Another major highlight this year was the 2016 State of Canada’s Aerospace Industry report.
Published by the Aerospace Industries Association of Canada in partnership with the Government, it showed that Canada’s aerospace and space industries are innovation leaders.
I’m an accountant by training, so I like to look at the numbers. And the numbers are impressive.
Aerospace leads all manufacturing industries in research and development.
In fact, it accounts for nearly one third of all manufacturing R&D in Canada.
That sort of innovation translates into economic activity of more than $28 billion every year.
It creates 200,000 direct and indirect jobs.
And these are well-paying positions.
In fact, an aerospace manufacturing employee makes $1.60 for every dollar earned by the average manufacturing worker.
The same is true for Canada’s space sector.
Space manufacturers invest about six times as much in R&D as their manufacturing peers in other industries.
The sector employs nearly 10,000 Canadians. And more than half of these employees work in high-value design jobs, such as engineering and science.
These statistics are impressive.
But, as the Prime Minister likes to say, better is always possible.
The definition of innovation is continuous improvement to remain efficient and competitive.
These days, the merging of globalization and technology means companies can source their talent, goods and services from anywhere in the world.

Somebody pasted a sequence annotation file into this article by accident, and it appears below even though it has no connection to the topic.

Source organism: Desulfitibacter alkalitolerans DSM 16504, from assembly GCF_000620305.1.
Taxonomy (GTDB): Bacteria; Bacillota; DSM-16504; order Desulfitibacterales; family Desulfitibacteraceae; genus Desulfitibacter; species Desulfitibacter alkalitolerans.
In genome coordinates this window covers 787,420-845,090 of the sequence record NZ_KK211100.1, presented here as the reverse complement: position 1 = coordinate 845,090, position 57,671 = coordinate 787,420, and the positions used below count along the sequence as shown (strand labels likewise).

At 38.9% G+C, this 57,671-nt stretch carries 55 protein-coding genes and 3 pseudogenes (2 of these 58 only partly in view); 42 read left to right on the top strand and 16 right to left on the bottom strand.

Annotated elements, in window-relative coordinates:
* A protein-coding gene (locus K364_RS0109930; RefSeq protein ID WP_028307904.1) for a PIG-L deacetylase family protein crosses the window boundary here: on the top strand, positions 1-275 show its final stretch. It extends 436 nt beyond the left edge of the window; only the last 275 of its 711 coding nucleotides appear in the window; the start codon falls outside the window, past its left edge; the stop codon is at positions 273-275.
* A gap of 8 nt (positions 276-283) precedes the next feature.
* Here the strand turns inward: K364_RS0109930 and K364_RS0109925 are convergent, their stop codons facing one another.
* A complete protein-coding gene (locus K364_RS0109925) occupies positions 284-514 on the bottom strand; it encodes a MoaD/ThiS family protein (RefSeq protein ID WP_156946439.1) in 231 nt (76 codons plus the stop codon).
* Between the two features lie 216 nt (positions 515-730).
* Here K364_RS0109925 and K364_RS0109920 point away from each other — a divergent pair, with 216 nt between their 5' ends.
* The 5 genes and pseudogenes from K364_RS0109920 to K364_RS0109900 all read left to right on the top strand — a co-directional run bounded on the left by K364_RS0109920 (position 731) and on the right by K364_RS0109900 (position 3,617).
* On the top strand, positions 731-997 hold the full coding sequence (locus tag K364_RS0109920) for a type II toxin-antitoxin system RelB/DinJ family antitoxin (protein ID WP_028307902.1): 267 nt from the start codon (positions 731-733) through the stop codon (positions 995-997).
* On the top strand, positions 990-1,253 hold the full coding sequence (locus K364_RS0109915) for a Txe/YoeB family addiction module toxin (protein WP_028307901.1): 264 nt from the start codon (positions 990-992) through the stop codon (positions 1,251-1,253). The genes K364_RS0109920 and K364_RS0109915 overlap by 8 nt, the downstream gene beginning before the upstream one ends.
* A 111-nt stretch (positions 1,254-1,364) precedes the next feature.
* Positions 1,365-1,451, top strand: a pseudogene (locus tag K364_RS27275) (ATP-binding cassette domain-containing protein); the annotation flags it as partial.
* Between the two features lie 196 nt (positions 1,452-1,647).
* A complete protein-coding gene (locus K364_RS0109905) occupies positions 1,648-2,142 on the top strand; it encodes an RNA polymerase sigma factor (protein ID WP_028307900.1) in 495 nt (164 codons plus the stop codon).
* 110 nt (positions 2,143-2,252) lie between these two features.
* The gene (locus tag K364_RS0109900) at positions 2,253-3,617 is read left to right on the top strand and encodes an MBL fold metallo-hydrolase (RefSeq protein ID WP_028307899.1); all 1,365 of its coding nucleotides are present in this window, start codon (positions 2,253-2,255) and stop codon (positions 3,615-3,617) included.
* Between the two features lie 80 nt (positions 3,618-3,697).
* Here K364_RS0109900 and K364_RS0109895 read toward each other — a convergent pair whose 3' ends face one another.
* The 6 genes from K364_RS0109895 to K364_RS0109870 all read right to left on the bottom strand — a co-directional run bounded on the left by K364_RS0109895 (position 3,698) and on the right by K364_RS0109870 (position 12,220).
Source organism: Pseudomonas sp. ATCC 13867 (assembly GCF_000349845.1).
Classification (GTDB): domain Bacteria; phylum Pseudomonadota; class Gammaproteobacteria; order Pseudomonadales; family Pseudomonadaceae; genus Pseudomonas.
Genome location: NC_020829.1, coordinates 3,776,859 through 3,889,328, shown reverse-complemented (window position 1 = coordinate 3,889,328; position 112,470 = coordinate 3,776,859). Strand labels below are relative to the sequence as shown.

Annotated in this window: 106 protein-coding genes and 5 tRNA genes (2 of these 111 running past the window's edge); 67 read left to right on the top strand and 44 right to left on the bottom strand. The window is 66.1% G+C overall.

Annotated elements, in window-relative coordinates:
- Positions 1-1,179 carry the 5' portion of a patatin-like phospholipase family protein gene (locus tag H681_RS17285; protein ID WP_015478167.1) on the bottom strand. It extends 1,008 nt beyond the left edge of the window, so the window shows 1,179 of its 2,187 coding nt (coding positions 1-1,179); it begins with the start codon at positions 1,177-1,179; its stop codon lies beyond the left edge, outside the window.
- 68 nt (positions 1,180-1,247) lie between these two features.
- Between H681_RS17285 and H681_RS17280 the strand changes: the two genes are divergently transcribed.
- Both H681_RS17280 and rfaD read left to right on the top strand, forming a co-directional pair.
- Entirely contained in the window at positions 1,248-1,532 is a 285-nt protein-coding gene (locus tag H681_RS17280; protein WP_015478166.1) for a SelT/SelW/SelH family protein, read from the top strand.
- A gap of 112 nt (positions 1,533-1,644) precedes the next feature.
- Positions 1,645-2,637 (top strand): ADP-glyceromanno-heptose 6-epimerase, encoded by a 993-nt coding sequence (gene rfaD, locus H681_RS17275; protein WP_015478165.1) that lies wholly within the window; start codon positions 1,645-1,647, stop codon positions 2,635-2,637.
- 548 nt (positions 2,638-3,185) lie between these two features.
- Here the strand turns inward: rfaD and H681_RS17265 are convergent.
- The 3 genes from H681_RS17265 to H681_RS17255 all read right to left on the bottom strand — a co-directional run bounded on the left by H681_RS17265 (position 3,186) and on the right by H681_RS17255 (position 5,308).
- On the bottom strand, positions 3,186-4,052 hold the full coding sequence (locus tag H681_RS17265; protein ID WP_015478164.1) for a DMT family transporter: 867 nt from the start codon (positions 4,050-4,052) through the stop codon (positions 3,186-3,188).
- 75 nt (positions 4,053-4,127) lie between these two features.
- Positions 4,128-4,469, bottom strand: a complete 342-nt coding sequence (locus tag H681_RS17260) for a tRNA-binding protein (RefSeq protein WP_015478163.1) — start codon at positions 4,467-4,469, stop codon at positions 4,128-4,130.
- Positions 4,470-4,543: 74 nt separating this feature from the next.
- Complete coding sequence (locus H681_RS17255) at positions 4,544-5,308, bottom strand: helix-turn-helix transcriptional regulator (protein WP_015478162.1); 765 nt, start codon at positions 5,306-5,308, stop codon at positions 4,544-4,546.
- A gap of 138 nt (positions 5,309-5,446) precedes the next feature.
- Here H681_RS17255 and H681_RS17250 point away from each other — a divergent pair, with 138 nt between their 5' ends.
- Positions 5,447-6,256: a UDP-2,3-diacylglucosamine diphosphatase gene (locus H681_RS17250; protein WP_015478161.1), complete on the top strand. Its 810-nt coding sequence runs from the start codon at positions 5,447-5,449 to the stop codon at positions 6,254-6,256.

And when companies look to invest, they aren’t always looking for the lowest-cost jurisdiction.
Instead, many companies seek the most innovative economies—the ones with the most creative and entrepreneurial people who can turn promising ideas into solutions.
Now, more than ever, we need our country to be at its absolute best, especially if we want to compete with countries around the world for the most talented people, the fastest-growing companies and the newest technologies.
Why are these actions such urgent priorities?
Because Canada and other advanced economies face new pressures.
Global companies are becoming local competitors.
Technology is digitizing and automating every aspect of our lives, including our jobs.
Climate change is reshaping the ways we meet our energy needs.
And Canada will have proportionately fewer working-age people as our population grows older.
There’s no doubt that these challenges are daunting.
But low growth does not have to be Canada’s destiny.
We can see these pressures as opportunities and seize the future.
With the right plan, Canada can outperform the rest of the world.
Our government calls this plan the Innovation Agenda.
Our vision is to make Canada a global centre for innovation.